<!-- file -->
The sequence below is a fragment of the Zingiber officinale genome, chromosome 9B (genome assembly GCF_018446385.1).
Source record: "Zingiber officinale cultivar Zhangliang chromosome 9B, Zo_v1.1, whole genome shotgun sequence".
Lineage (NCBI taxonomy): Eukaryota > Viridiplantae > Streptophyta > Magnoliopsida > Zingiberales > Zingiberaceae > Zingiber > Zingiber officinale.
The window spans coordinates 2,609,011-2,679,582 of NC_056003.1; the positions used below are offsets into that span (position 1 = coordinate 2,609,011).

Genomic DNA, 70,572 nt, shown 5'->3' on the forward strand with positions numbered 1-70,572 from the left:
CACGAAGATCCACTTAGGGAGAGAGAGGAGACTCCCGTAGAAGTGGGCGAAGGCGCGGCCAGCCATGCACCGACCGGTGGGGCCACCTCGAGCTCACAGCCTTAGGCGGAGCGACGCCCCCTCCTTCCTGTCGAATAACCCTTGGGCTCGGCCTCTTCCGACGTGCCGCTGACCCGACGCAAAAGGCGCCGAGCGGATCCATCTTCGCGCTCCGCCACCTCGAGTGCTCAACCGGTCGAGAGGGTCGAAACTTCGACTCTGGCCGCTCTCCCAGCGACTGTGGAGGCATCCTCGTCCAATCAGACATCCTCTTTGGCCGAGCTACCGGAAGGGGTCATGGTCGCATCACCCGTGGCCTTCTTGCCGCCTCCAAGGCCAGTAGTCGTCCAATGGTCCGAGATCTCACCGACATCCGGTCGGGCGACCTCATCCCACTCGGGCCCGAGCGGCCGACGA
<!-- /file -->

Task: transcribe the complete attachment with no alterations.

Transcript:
The sequence below is a fragment of the Zingiber officinale genome, chromosome 9B (genome assembly GCF_018446385.1).
Source record: "Zingiber officinale cultivar Zhangliang chromosome 9B, Zo_v1.1, whole genome shotgun sequence".
Lineage (NCBI taxonomy): Eukaryota > Viridiplantae > Streptophyta > Magnoliopsida > Zingiberales > Zingiberaceae > Zingiber > Zingiber officinale.
The window spans coordinates 2,609,011-2,679,582 of NC_056003.1; the positions used below are offsets into that span (position 1 = coordinate 2,609,011).

Genomic DNA, 70,572 nt, shown 5'->3' on the forward strand with positions numbered 1-70,572 from the left:
CACGAAGATCCACTTAGGGAGAGAGAGGAGACTCCCGTAGAAGTGGGCGAAGGCGCGGCCAGCCATGCACCGACCGGTGGGGCCACCTCGAGCTCACAGCCTTAGGCGGAGCGACGCCCCCTCCTTCCTGTCGAATAACCCTTGGGCTCGGCCTCTTCCGACGTGCCGCTGACCCGACGCAAAAGGCGCCGAGCGGATCCATCTTCGCGCTCCGCCACCTCGAGTGCTCAACCGGTCGAGAGGGTCGAAACTTCGACTCTGGCCGCTCTCCCAGCGACTGTGGAGGCATCCTCGTCCAATCAGACATCCTCTTTGGCCGAGCTACCGGAAGGGGTCATGGTCGCATCACCCGTGGCCTTCTTGCCGCCTCCAAGGCCAGTAGTCGTCCAATGGTCCGAGATCTCACCGACATCCGGTCGGGCGACCTCATCCCACTCGGGCCCGAGCGGCCGACGA